By DOUG NURSE
The Atlanta Journal-Constitution
Anderson Lee of www.accessmilton.com contributed to this article.
Published on: 01/25/07
Joe Creamer was sitting in his living room one July evening, feeling the noise pulsing against his body. The windows were rattling with every beat from the rap song blaring from the oversized speakers of Milton High School stadium about 100 feet away.
And it wasn't the first time. He marched to the control room where a parent volunteer was jamming out and asked him to turn it down.The parent said no, the speakers belonged to the school district and he was in his rights to use them. Moreover, Creamer says the parent threatened to have him arrested for trespass if he didn't leave.
Milton High School; Rude Neighbor.
"When they started the new school, they promised it would only be for five home games, but there's five varsity games, five JV games and five freshman games," he said. "The noise is deafening. The whole house shakes. It comes through my house. There's no place you can hide."
Creamer's house predates the school, which opened in 2005, by about 12 years. School District spokeswoman Susan Hale said the school has tried to work out a mutually satisfactory agreement.
"We have not turned a deaf ear to his complaints," she said. "We have been very responsive to his request."
Creamer disagreed, and has turned to a sympathetic City Council, which is now drafting an ordinance that would say no to noise. The City Council will take up the issue on Feb. 1.
Creamer is not alone in his point of view. Thirty year resident Tim Enloe, who was raised and still resides one street over on Bethany road, support Creamer's efforts.
"Many of us attended various meetings with the Board of Education relaying multiple concerns including noise. This was before the school was even constructed and those seven families still had their homes. Our points fell on a deaf ear,the families were removed, and all the negatives that we predicted have become reality. It is time that this government entity had someone to answer to and I believe that someone is the Milton City Council."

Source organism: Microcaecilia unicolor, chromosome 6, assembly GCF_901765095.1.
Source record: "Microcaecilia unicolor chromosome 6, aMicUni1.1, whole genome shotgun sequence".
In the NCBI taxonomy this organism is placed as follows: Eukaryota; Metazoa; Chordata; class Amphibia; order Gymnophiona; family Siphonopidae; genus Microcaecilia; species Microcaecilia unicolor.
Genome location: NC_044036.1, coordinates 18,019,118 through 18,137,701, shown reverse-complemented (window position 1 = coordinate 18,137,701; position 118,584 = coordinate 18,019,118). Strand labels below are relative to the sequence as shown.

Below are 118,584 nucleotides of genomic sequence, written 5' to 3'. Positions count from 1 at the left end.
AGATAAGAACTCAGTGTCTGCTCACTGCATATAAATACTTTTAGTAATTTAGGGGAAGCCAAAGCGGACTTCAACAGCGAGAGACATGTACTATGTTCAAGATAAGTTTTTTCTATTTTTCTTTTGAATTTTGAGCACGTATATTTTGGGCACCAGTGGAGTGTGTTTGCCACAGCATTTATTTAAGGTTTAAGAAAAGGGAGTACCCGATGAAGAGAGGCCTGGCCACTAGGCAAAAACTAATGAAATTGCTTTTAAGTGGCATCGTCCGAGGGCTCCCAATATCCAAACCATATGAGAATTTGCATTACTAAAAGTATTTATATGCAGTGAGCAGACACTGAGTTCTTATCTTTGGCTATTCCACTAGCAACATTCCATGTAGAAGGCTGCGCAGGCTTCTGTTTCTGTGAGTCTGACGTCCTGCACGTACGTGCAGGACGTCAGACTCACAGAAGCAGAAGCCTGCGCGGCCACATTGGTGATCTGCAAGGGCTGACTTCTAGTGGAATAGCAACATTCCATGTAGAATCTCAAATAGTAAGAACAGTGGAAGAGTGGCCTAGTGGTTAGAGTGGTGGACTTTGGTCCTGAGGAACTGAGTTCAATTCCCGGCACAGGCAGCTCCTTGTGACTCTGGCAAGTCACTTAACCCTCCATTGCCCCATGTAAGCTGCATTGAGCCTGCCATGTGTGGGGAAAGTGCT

Councilman Rick Mohrig said the ordinance will make reasonable allowances for school activities, but said residents need some protection.
"I think people expect a level of peace and quiet where they live and work, especially where they live," Mohrig said. "If people won't be considerate, their neighbors should have an option."
Milton's proposed noise law is based on one the city of Lilburn adopted in 2001. The ordinance differs from many others in that it doesn't set specific scientific limits for noise. Instead, it basically it says if a reasonable person with reasonable hearing can hear the noise inside his home, then it's too loud.
"Only chronic violators who refuse to respect the rights of others are issued citations," said Lilburn Public Safety Director John Davidson. "Usually, if you ask people to turn it down, they will."
He said even though the ordinance is based on such vague terms as "unreasonable noise" and "abnormally high," the ordinance hasn't been challenged in court. Mark Scott, the city's attorney, noted that laws based on noise meters can be challenged, too.
"It's difficult to keep decibel meters calibrated, and they are easily challenged on this basis," he said in an e-mail. "It is based on what a reasonable person would objectively perceive to be offensive. That is the standard that a court must apply."
The council is debating what exceptions should be allowed in order to accommodate things like celebrations, public gatherings and construction projects.
Council member Tina D'Aversa Williams said she favors some objective standard for measuring noise levels, and when and where higher levels of noise will be tolerated. She also would like the ordinance to be fairly limited in its exceptions.
"We can't leave everything to be subjective," she said. "But there are times when variances need to be granted."